Be sure you’re getting PM cubic pricing on your packages!
This article is intended for businesses shipping large, light merchandise via USPS. If this sounds like you, read on and you may find some money-saving advice below!
Two weeks ago, I was preparing a quote for a new high-volume client. They had asked me to:
- Design a set of optimum box sizes for any number of their products between 1 and 30.
- Optimize for the usual stuff: transit times, shipping cost, and the cost of manufacturing and stocking the boxes.
Now, I had heard of the PM cubic service before and hadn’t really given it a thought until I started running numbers for their quote. I discovered that their product would fit nicely into five boxes having volumes of 0.1, 0.2, 0.3, 0.4, and 0.5 cubic feet.
If you’ve no idea what I’m talking about, I recommend checking out this great Stamps.com article covering the general workings of PM cubic.
With PM cubic, we were able to deliver a competition-smashing quote to our client using only 5 boxes for 30 product configurations while providing prices lower than any flat rate container to any destination! Talk about a victory!
Now that we’re getting into the meat of the article, let’s talk about how exactly you can tell if this solution will save you money over your current solution. You will need to be shipping medium volume (100 – 1,000 USPS shipments per month) and most of your packages will need to have the following qualities:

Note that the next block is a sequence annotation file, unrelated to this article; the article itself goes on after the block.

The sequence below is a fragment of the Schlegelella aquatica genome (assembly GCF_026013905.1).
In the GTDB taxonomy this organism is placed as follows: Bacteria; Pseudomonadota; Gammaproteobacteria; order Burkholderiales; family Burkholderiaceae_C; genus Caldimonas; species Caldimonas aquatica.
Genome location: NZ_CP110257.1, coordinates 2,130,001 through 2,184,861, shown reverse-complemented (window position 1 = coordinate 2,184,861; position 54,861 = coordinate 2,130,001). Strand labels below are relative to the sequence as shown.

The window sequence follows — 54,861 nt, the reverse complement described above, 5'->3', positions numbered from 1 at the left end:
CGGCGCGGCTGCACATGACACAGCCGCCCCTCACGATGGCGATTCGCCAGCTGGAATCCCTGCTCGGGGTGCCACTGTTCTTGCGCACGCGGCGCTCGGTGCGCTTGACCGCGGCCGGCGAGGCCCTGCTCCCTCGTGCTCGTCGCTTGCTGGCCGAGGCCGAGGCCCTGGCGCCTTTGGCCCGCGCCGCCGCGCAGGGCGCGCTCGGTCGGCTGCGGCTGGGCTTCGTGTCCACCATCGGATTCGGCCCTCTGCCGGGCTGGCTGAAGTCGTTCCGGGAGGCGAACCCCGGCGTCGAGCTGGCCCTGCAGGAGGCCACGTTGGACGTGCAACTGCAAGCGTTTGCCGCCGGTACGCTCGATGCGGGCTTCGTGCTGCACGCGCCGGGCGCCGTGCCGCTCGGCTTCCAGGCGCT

- Package volume in cubic feet is 0.500 ft3 or less.
- Package density is “high”. A good standard here is at least 16 ounces per 0.100 ft3. PM cubic ignores weight and dim-based pricing and receives an essentially flat rate based on its PM cubic class.
- Package girth does not exceed 48″. Add up the two largest dimensions of your package and multiply by two, this is the approximate girth for a rectangular box. PM cubic has girth requirements.
If your packages meet the above qualifications, you will have significant savings available through the PM cubic pricing plan. To get the ball rolling, you will need to contact both your local USPS Corporate Rep (these people do not work at Post Offices, USPS corporate typically has their own offices in the nearest large city) and your Endicia Rep and inquire about PM cubic pricing!